Thailand by yaofenji


Memory Project 2010
 Virtual Field Trip
Thailand (pronounced ˈtaɪlənd/; Thai: is an
independent country that lies in the heart of
Southeast Asia. It is bordered to the north by
Burma and Laos, to the east by Laos and
Cambodia, to the south by the Gulf of Thailand
and Malaysia, and to the west by the Andaman
Sea and the southern extremity of Burma.
The largest city in Thailand is Bangkok,
the capital, which is also the country's
center of political, commercial,
industrial and cultural activities.
Thailand is the world's 50th largest
country in terms of total area (slightly
smaller than Yemen and slightly larger
than Spain), with a surface area of
approximately 198,000 sq mi, and the
21st most-populous country, with
approximately 64 million people.
About 75% of the population is
ethnically Thai, 14% is of Chinese
origin, and 3% is ethnically Malay;[6]
the rest belong to minority groups
including Mons, Khmers and various
hill tribes.
The country is a kingdom, a
constitutional monarchy
with King Bhumibol
Adulyadej, the ninth king
of the House of Chakri,
who has reigned since
1946, making him the
world's longest-serving
current head of state and
the longest-reigning Thai
monarch in Thai history.
The king is officially titled
as the Head of State, the       The Grand Palace
Head of the Armed Forces,       in Bangkok built in 1782,
an Upholder of the              is the official residence
Buddhist religion, and the      of the King of Thailand.
Defender of all Faiths.
Thailand is one of the
most devoutly
Buddhist countries in
the world. The national
religion is Theravada Buddhism
which is practiced by more than
94.7% of all Thais. Muslims make
up 4.6% of the population and
0.7% belong to other religions.
Culture and traditions in Thailand
are significantly influenced by
India, as are Burma, Laos and
Cambodia. Thailand experienced
rapid economic growth between
1985 and 1995 and is a newly
industrialized country with tourism,
due to world-class tourist
destinations such as Pattaya,
Bangkok, and Phuket, and
exports contributing significantly to
the economy.
Thailand is the
world’s no.1
exporter of rice,
exporting more
than 6.5 million
tons of milled rice
annually. Rice is the
most important crop in the
country. Thailand has the
highest percentage of
arable land, 27.25%, of any
nation in the Greater
Mekong sub-region. About
55% of the available land
area is used for rice
The culture of Thailand incorporates a great deal
of influence from India, China, Cambodia, and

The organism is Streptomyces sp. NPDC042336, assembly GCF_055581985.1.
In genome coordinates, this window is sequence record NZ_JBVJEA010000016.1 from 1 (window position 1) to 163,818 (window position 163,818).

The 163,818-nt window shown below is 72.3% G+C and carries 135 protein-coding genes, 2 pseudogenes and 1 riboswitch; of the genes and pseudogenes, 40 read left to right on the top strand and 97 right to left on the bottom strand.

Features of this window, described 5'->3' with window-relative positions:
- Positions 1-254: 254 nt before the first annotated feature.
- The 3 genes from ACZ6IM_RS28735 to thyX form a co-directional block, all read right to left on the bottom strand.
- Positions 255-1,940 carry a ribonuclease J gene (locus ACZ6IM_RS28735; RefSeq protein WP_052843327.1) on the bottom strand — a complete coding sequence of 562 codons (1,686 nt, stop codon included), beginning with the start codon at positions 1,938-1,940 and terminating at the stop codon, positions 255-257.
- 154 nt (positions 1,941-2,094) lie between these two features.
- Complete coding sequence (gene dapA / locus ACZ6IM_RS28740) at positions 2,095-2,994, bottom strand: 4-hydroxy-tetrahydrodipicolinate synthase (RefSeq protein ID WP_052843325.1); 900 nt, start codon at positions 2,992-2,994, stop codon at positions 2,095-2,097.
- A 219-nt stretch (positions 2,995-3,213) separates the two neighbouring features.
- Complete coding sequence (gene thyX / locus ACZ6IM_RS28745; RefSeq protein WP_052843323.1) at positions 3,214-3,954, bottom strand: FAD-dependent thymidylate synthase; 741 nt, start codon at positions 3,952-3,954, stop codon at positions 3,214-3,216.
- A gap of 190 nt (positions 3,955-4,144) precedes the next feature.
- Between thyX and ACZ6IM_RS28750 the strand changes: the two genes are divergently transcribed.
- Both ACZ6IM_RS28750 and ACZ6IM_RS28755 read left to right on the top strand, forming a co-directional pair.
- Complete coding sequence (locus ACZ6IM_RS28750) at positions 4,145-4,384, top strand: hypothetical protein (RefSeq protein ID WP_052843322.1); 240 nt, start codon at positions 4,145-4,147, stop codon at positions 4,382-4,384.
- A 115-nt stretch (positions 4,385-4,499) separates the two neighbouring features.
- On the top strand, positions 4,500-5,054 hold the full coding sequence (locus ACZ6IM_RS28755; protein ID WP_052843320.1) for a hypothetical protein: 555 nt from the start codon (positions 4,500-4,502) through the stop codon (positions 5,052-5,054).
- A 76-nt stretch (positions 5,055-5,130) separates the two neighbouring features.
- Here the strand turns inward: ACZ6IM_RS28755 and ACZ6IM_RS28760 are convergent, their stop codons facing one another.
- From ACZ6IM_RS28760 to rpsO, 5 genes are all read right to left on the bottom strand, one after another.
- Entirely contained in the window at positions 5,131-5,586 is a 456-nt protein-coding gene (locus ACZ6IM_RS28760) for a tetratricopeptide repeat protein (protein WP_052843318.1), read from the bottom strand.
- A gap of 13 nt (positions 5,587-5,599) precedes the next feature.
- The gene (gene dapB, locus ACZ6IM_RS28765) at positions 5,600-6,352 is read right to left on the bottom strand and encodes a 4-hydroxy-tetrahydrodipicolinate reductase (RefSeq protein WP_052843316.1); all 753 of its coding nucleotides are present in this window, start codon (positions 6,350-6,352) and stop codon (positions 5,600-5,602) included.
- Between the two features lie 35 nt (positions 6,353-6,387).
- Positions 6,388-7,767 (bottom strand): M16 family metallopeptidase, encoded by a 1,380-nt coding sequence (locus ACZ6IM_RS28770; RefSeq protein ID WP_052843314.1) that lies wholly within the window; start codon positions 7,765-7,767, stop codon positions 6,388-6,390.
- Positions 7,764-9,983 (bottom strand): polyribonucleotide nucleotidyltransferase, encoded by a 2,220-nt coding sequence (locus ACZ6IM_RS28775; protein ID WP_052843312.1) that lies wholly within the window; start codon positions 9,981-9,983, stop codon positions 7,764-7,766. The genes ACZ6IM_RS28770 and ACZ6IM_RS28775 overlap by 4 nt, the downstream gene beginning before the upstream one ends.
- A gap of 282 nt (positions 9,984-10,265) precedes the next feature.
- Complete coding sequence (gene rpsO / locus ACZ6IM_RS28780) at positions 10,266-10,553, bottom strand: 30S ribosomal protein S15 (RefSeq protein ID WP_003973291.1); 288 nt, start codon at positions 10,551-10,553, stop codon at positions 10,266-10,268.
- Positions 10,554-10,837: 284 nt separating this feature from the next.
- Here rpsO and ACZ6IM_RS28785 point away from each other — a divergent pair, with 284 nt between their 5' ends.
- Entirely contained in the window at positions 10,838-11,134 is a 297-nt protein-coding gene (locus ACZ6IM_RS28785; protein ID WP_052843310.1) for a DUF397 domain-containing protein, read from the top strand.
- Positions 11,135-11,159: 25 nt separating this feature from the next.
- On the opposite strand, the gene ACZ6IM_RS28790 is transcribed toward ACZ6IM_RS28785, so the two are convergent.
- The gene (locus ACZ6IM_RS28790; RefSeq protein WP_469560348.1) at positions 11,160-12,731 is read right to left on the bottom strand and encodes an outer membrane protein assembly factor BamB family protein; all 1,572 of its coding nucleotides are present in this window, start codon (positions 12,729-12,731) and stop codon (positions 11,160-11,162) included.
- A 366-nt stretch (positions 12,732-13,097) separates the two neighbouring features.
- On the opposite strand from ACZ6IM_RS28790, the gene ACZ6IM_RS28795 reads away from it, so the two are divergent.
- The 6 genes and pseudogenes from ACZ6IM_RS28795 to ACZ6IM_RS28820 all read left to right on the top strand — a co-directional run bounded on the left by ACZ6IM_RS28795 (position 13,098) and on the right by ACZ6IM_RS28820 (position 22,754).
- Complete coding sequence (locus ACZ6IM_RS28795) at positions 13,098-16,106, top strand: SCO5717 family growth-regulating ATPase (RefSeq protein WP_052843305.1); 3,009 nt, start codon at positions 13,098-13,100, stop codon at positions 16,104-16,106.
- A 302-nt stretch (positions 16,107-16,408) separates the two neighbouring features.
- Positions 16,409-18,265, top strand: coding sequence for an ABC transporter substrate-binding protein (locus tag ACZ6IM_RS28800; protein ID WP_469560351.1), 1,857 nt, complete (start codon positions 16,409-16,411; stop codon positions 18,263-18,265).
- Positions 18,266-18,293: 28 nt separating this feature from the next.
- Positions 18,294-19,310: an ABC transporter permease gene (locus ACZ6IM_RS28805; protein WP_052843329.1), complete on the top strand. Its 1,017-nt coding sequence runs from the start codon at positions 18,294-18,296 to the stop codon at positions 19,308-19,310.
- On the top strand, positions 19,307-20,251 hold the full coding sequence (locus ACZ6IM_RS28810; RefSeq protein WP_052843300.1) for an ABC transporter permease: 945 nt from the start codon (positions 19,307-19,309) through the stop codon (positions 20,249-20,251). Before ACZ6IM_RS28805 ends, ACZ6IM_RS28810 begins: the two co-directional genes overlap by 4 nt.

the rest of Southeast Asia. Thailand's national
religion Theravada Buddhism is central to
modern Thai identity and belief. In practice, Thai
Buddhism has evolved over time to include many
regional beliefs originating from Hinduism,
animism as well as ancestor worship. The official
calendar in Thailand is based on the Eastern
version of the Buddhist Era, which is 543 years
ahead of the Gregorian (western) calendar. For
example, the year AD 2010 is 2553 BE in
Thai cuisine blends
five fundamental
tastes: sweet, spicy,
sour, bitter and salty.
Some common
ingredients used in
Thai cuisine include
garlic, chillies, lime
juice, lemon grass, and
fish sauce. The staple
food in Thailand is rice,
particularly jasmine
variety rice (also
known as Hom Mali
rice) which is included
in almost every meal.
Education is valued in Thailand and mandated through the
ninth grade, but free through grade twelve.
Chulalongkorn University, established in 1917 is
the oldest university in Thailand.
Like most Asian cultures, respect towards ancestors is
an essential part of Thai spiritual practice. Thais have a
strong sense of hospitality and generosity, but also a
strong sense of social hierarchy. Seniority is an
important concept in Thai culture. Elders have by
tradition ruled in family decisions or ceremonies.
Older siblings have duties to younger ones. Taboos in
Thailand include touching someone's head or pointing
with the feet, as the head is considered the most
sacred and the foot the dirtiest part of the body.
Stepping over someone, or over food, is considered
insulting. Books and other documents are the most
revered of secular objects. One should not slide a
book across a table or place it on the floor.
What do these two images have in common?
  The traditional Thai greeting, the

is generally offered first by the younger of the two people
meeting, with their hands pressed together, fingertips
pointing upwards as the head is bowed to touch their face
to the hands, usually coinciding with the spoken word
"Sawasdee khrap" for male speakers, and "Sawasdee ka" for
females. The elder then is to respond afterwards in the
same way. When children leave to go to school, they are
taught to wai to their parents to represent their respect for
them. They do the same when they come back. The wai is a
sign of respect and reverence for another, similar to the
namaste greeting of India and Nepal.
Thai visual art was traditionally primarily Buddhist. Thai Buddha
images from different periods have a number of distinctive styles.
Contemporary Thai art often combines traditional Thai elements with
modern techniques.
An example of pottery discovered near Ban
Chiang in Udon Thani province, the earliest
dating to 2100 BCE
There is no tradition of spoken drama in Thailand,
the role instead being filled by Thai dance.
Tsunami in Phuket, 2004

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